Thursday, May 26, 2011


Sarah Alberta Todd Bourscheidt

8/31/1911 – 5/9/2011

                Our wonderful mom, grandma, great grandma, mother-in-law went to eternal sleep in the small hours of the morning, May 9, 2012 in Gig harbor, Washington.

            Monday, May 9, was the day after Mothers Day. Between Thursday and Sunday, each of us had the opportunity to visit her as she slept peacefully, under the compassionate care of Franciscan Hospice in a darkened room at Cottesmore of Life Care. We each, in our own way told her how much we loved her, and I for one, thanked her for being such a wonderful grandmother to my children, and mother-in-law to me.

            You see, “Mom” as I called her (perhaps to my own mother’s chagrin) was my friend, my mentor, and my “other mother”. She had wished to give birth to a girl, who coincidentally, she had planned to name Barbara Ann. When Paul and I announced our engagement, Mom was thrilled and welcomed me into her fold without reservation.

            She told me stories about Paul when he was a baby and a little boy, to help me learn about the man I married. She showed me how to clean house, and always told me “if it was worth doing it was worth doing right.” She was present at the birth of each of my babies, to help me thru the early days of diapers, healing from episiotomies, sore nipples and sleepless nights. She was so thrilled to be a grandma, no task was too much to ask.

            When we had toddlers, and needed a break, this more than willing energetic woman took my girls and lovingly cared for them for two weeks while Paul and I enjoyed a leisurely vacation. I came home to a potty trained Cheryl, and a very spoiled Carolyn. Mom never spoiled the girls “rotten”- she just spoiled them with unbinding love and attention. I had awfully big shoes to fill when I reclaimed my daughters, as they now expected me to hold daily tea-parties, play dress-ups, and maintain a bottomless cookie jar!
Fred and "Sally" Bourscheidt  c.1962

            Mom loved to come and visit us where-ever we lived, her visits always limited by “Pop” who didn’t think they should wear out their welcome. Pop passed away in 1971, when Cathryn was a toddler, and Mom began her routine of spending winters with us. Oh what freedoms that gave me! Mom was laundress par excellence. She loved to shop, taking over the chore of weekly grocery shopping, and hated to cook. She liked cleaning up the kitchen, though-(can you imagine)?  We had a nightly routine of me cooking and she cleaning up after me as I went, often exclaiming “Oh, we’ll eat good tonight! Barbara has used every pan she owns!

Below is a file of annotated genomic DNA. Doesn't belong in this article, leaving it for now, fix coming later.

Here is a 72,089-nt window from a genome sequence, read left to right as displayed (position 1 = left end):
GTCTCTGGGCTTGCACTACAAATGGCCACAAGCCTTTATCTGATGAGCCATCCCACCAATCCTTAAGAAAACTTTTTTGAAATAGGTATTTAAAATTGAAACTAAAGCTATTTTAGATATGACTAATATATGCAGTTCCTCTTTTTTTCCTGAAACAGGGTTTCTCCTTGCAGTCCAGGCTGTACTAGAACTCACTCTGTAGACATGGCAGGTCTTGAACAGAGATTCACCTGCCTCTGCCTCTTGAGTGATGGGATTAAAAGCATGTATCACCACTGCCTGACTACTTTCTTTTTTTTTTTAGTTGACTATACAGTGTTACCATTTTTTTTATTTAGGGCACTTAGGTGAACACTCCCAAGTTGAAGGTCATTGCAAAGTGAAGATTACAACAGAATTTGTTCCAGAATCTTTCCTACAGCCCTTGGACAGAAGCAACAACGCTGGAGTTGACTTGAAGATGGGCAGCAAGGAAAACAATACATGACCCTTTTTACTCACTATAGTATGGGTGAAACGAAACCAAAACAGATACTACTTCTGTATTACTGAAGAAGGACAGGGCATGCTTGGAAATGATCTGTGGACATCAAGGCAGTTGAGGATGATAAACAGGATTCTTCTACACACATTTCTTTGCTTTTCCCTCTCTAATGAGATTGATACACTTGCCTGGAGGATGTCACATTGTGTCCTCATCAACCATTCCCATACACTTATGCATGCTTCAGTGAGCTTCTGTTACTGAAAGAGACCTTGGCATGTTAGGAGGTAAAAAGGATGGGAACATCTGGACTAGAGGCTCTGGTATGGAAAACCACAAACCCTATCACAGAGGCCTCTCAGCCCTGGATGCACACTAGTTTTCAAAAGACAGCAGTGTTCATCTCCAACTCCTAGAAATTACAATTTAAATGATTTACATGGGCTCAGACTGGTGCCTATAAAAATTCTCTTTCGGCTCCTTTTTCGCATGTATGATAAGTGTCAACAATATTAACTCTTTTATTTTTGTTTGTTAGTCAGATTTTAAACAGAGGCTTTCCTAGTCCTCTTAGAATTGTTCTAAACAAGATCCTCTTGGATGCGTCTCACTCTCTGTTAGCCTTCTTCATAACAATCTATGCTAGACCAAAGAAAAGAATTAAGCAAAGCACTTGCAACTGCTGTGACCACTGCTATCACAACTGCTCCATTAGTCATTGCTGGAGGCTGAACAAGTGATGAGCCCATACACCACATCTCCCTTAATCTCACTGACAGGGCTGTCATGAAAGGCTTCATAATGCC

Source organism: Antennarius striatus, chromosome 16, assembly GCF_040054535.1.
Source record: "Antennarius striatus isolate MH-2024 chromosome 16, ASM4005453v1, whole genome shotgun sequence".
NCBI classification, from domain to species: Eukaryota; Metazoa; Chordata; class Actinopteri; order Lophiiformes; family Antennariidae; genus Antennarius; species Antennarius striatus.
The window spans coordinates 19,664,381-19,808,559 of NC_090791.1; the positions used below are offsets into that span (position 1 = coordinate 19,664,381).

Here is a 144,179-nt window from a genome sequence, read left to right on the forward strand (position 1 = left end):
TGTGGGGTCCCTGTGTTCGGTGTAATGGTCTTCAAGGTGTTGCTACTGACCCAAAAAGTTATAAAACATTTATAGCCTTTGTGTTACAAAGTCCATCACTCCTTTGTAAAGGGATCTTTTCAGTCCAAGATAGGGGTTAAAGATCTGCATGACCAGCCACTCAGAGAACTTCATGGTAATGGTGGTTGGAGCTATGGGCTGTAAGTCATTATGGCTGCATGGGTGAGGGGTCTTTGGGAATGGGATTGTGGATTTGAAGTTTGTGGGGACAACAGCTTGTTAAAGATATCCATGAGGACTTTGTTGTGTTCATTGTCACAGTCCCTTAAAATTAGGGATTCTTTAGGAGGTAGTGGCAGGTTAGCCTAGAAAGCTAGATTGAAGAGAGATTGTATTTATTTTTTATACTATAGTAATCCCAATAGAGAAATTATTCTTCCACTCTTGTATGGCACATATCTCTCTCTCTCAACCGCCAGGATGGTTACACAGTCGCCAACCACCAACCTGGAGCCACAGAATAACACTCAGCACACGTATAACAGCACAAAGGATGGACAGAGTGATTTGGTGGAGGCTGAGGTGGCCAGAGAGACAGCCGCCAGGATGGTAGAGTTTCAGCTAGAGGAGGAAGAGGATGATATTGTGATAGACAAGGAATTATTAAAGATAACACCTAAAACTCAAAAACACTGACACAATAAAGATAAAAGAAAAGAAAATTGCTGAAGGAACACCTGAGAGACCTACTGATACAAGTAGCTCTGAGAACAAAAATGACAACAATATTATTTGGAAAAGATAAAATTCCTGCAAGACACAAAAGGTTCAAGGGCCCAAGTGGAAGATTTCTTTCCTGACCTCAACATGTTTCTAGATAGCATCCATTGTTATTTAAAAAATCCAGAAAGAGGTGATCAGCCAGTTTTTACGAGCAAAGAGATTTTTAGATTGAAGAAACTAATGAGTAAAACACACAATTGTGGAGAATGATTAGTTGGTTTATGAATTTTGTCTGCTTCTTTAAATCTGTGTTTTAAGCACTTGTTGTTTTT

As I became more involved as a Girl Scout volunteer, Mom picked up the slack at home, and in later years she was my loyal sidekick and my assistant in whatever job I assigned her. She was the most patient and long-suffering sould I have ever known, for when our girls experienced growing pains she would sit and rub their legs for hours. When anyone was sick, GG could be counted on to sit with their feet in her lap, and she would rub them, until the little patient was fast asleep.

            She accompanied us on camping trips for years, worrying about the bears circling our tent while we snoozed, and managed to out-hike us on every uphill trail. When we stopped to rest, she always pulled candy bars out of her pockets for treats to give us energy- and of course we always acted surprised that she had a favorite one for each of us.
Mom icing Christmas lebkuchen, 2008

Encouraged by Pop, Mom followed the tradition of setting up and baking off hundreds of Christmas cookies every year. The first year Paul and I were married we had a kitchen that was about 6’ x 6’, and yet we were able to mix and bake about 12 different kinds of cookies! The tradition continued, waxing and waning with circumstance and energy levels, but last Christmas, mom helped ice about 10 dozen lebkuchen, even though she said she always hated that job!

            As I recount this lifelong friendship I was so fortunate to experience, I am reminded of the young 50ish year old woman who embraced me unconditionally as her new daughter, the 60 year old widow who thought her world had come to an end, the vibrant matriarch in her 70th and 80th years, and the amazing, devoted caretaker in her 90’s. Mom’s decline into dementia in the past couple of years was heartbreaking for us, but I am sure, painful for her. I realize now, that we really lost her a couple of years back, as this heinous disease ate into her brain.

            Mom gave us all so much, and I will hold her love and her influence in my heart and in my memory for many years to come, hoping to follow in some small way, the shining example she set for me.
Crazy old lady who never lost her sense of humor!

1 comment:

  1. Absolutely beautiful. What a wonderful relationship, what wonderful memories.